So, I stopped feeling guilty about calling it a day. I also started implementing mandatory lunch-breaks: I would leave the computer, set the kitchen timer on 45 minutes, and go about making myself food. 45 minutes was the minimum time my lunch-break was to last. Yes, at least 45 minutes.

And that’s where interesting things started to happen: I started cooking again, for one. In 45 minutes, I had time for more cooking than just grabbing a piece of bread and cheese — so I did it! I also started relaxing a bit in the middle of the day. I’d read something, or lie down. “Time out” like that is important, because if you’re using to your whole life being taken up by work, you tend to forget what living is really about.

If you’re less stressed, in a general way, you’ll be more fit to tackle your procrastination issues. You can’t tackle procrastination issues if you’re running around in circles from morning to evening. So first step: run around in circles only during “work” time, and have “non-work” time when you don’t run.

End 2008, I opened eclau, the Lausanne Coworking Space, and started working there. That was a tremendous help in the “firewalling non-work time” department. Without really trying to do so, I gradually and naturally stopped working at home, to work only in the office. I’d be able to relax better at home. I never implemented real office hours (and don’t want to), but I started going down there in the morning (it’s two floors below my flat!), coming back up for my lunch break (leaving my computer behind!), and closing house in the evening at some point when everybody else started going home.

And that’s the context in which I made my second big step: using iPhone alarms to pace my day. iPhones allow you to set loads of different alarms, repeating any way you like over the week. So I set a daily alarm at noon to encourage me to take my lunch break (otherwise, I would forget about it and end up without having eaten at 3pm — doesn’t make for a very functional Stephanie). I set an alarm in the evening at 6.30 to think about dinner, except on the days when I’d go to judo. On those days, I set a mid-afternoon alarm to remind me to have a snack, and one early enough to remind me to stop working, pack and leave. I set one to tell me when to get ready for my singing rehearsals. I even set myself a “go-to-bed” alarm at 23:30 and a “Cinderella” alarm at midnight, because I was going a bit overboard with late-night DVDs.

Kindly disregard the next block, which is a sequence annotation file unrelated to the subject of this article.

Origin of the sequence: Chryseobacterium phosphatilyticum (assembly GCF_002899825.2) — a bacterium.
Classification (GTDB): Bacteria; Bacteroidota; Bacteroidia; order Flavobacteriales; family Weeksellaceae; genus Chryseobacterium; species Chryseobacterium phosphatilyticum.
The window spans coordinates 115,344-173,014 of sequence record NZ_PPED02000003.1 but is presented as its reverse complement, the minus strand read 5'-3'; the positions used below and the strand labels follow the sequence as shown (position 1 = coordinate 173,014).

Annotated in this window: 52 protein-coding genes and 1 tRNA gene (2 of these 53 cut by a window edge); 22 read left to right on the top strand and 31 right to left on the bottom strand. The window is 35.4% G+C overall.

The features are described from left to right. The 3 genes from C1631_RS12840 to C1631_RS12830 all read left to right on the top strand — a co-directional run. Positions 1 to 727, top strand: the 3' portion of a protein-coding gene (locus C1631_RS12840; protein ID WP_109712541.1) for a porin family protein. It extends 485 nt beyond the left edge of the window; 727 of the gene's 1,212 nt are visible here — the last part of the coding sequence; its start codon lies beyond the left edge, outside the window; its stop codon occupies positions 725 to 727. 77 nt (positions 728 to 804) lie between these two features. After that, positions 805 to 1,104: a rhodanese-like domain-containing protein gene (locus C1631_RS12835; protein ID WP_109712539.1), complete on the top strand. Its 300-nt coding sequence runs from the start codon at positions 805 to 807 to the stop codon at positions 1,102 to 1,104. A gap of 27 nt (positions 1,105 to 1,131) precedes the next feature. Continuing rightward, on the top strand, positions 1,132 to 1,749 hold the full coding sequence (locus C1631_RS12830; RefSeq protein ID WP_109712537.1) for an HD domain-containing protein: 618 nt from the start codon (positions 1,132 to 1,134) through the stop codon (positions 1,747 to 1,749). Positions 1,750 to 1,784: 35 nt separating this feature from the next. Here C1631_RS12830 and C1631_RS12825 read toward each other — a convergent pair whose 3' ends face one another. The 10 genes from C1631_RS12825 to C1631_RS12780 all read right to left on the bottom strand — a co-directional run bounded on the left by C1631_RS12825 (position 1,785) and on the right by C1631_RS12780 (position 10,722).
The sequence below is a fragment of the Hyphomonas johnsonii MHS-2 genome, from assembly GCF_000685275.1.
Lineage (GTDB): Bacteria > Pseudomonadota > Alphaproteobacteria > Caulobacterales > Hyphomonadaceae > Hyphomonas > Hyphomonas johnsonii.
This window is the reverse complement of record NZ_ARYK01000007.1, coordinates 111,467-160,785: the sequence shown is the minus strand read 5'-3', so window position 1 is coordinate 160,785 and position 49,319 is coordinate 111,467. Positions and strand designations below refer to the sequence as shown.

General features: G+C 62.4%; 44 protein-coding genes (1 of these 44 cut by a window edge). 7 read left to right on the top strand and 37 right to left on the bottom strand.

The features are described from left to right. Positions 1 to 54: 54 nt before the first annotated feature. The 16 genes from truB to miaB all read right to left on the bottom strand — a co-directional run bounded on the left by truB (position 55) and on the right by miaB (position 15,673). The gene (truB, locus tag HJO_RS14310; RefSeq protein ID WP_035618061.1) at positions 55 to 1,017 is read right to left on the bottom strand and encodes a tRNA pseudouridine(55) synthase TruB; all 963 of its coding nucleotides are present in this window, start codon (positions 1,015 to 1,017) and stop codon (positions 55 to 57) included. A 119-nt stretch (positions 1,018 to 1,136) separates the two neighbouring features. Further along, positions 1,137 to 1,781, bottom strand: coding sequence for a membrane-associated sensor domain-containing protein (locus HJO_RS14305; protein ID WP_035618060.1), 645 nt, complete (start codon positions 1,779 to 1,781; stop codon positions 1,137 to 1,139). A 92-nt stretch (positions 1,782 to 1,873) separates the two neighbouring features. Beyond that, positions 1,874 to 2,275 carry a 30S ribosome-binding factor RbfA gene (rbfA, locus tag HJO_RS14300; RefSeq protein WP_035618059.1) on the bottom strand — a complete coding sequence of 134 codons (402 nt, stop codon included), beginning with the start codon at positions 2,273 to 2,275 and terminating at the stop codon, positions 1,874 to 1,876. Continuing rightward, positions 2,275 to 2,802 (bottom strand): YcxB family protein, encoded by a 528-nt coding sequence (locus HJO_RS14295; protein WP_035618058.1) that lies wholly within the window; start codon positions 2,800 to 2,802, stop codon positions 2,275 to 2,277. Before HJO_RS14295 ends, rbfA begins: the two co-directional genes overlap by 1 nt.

Of course, all these alarms worked because they were there to remind me of some important decisions I had made. I wanted to start getting ready for judo soon enough that I wouldn’t arrive late. I wanted to have lunch at regular hours and take lunch breaks. I wanted to be in bed by midnight so I would have enough sleep and still have a morning the next day. But as I know my sense of time is bad (and being in front of a computer is a killer), I used my iPhone to help me. It made my coworkers laugh that every midday, my quacking alarm would go off — but I knew it was an important crutch for me in applying my priorities to my life.

And that’s when the magic actually started to happen: I had the time to prepare my judo and singing things and set off without being in a rush. I had spare time during my lunch break — I would actually use it to do the washing-up. I even had a moment in the evening, in between 23:30 and midnight, to think about my next day and plan it a little (inspired by FlyLady). I would look up train times the evening before if I had to go somewhere rather than sometime in the morning, and then realize I was running late.

Gradually, some areas in my day and life started to slow down. It wasn’t chaos from start to finish. And slowly, that slowness started creeping into the rest of my life, including work. It doesn’t mean I do things slowly, though. But I take the time to do things. I’m not running anymore.

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Posted in Being the boss, Life Improvement, Personal | Tagged balance, chaos, flylady, Health, My work, procrastination, running, rush, stress, work-life | 8 Comments